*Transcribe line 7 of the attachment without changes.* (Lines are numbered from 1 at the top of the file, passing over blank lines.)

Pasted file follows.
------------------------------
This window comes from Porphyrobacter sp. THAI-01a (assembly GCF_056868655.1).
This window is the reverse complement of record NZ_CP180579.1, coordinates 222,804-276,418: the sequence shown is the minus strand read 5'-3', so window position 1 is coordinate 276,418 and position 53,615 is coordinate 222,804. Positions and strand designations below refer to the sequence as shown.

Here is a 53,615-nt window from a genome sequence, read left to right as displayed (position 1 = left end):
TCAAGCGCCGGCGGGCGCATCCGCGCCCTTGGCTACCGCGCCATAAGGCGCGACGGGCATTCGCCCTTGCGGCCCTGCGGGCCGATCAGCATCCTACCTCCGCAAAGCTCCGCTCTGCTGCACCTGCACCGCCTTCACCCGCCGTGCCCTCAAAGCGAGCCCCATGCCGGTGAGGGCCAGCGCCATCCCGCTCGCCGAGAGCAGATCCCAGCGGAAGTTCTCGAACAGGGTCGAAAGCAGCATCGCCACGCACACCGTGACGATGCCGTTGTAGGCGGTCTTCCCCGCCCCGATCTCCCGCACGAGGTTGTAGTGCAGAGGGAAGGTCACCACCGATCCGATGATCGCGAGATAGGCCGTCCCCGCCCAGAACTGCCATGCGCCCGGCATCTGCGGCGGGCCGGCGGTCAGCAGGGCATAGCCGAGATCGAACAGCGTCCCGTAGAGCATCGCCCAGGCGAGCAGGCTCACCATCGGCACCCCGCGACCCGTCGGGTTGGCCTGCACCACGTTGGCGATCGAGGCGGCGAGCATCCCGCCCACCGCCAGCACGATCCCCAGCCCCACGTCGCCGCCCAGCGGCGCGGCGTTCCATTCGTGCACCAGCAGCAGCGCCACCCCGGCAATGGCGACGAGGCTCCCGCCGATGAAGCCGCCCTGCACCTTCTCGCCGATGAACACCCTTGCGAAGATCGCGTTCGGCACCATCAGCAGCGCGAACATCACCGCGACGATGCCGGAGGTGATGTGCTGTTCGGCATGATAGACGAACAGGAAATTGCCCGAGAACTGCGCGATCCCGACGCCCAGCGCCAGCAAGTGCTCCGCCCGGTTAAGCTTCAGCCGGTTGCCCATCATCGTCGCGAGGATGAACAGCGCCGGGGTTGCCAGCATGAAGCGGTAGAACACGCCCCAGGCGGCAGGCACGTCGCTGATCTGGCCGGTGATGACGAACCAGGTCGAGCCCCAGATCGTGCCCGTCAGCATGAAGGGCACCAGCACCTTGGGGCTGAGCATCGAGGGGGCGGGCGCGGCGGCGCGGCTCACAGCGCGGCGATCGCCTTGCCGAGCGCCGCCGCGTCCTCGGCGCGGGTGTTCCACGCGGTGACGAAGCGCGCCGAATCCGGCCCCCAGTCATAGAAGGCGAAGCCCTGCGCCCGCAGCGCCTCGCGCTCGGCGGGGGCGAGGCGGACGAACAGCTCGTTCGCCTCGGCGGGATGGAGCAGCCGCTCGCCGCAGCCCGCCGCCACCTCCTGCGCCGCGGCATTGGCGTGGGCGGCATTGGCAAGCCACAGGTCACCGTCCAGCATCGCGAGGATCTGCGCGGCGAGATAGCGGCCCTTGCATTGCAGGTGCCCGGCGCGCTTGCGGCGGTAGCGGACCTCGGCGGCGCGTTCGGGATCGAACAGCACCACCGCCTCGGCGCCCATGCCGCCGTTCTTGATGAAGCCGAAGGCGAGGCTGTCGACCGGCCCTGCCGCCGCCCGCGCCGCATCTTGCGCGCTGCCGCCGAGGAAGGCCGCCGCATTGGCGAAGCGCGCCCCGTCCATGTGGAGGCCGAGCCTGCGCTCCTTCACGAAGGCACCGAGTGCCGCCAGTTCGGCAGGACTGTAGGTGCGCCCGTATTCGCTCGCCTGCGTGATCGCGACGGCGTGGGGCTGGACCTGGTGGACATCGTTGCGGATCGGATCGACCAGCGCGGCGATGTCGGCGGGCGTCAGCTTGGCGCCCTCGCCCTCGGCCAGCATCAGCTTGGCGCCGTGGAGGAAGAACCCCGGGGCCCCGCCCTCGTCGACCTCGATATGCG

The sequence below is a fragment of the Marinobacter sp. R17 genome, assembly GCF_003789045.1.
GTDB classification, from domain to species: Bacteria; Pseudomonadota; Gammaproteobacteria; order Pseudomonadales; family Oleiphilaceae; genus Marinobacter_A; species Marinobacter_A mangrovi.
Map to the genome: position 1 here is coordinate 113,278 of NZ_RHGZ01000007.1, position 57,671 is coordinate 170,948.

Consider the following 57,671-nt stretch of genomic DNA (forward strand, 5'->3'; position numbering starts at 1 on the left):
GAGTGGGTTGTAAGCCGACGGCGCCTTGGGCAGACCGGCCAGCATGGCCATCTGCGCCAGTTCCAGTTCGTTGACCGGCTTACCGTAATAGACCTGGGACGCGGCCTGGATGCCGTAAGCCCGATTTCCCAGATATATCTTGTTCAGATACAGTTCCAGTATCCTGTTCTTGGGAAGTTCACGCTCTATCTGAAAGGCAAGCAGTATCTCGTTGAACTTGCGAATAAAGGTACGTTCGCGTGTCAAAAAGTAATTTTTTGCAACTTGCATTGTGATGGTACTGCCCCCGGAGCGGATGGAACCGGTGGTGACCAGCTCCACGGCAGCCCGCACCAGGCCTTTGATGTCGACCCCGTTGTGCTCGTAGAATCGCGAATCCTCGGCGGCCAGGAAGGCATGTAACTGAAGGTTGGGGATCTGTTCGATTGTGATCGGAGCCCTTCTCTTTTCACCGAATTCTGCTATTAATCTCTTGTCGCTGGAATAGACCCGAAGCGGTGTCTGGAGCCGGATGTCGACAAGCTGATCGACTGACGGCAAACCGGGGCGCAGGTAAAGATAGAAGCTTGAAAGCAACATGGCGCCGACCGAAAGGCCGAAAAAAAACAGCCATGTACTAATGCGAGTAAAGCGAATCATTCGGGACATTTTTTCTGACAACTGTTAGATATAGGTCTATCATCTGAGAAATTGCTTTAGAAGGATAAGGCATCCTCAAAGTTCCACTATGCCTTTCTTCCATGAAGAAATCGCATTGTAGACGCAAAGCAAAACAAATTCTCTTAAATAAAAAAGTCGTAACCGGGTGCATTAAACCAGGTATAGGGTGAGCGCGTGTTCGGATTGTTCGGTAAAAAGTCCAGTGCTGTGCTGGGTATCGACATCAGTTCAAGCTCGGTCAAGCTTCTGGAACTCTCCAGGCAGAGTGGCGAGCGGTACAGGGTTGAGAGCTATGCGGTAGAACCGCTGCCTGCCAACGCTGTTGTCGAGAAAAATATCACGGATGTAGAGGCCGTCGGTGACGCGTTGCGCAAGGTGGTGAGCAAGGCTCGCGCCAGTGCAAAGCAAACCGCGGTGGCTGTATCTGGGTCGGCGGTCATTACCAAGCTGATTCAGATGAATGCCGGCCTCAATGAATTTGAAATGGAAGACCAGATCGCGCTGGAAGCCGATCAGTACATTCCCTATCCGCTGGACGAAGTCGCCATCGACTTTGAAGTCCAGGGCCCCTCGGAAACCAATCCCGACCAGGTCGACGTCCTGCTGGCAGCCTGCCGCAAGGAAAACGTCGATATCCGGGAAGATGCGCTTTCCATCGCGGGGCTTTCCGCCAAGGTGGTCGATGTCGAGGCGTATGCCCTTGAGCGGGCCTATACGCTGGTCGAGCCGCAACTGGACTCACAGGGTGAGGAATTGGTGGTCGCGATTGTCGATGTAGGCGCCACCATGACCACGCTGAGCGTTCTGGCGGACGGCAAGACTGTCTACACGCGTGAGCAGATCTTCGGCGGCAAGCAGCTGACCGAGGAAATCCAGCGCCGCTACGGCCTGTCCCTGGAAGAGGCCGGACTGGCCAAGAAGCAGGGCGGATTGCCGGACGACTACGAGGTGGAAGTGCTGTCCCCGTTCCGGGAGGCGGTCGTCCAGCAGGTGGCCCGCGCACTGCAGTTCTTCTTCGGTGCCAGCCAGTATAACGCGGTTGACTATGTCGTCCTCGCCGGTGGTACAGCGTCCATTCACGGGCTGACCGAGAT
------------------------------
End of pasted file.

Map to the genome: position 1 here is coordinate 113,278 of NZ_RHGZ01000007.1, position 57,671 is coordinate 170,948.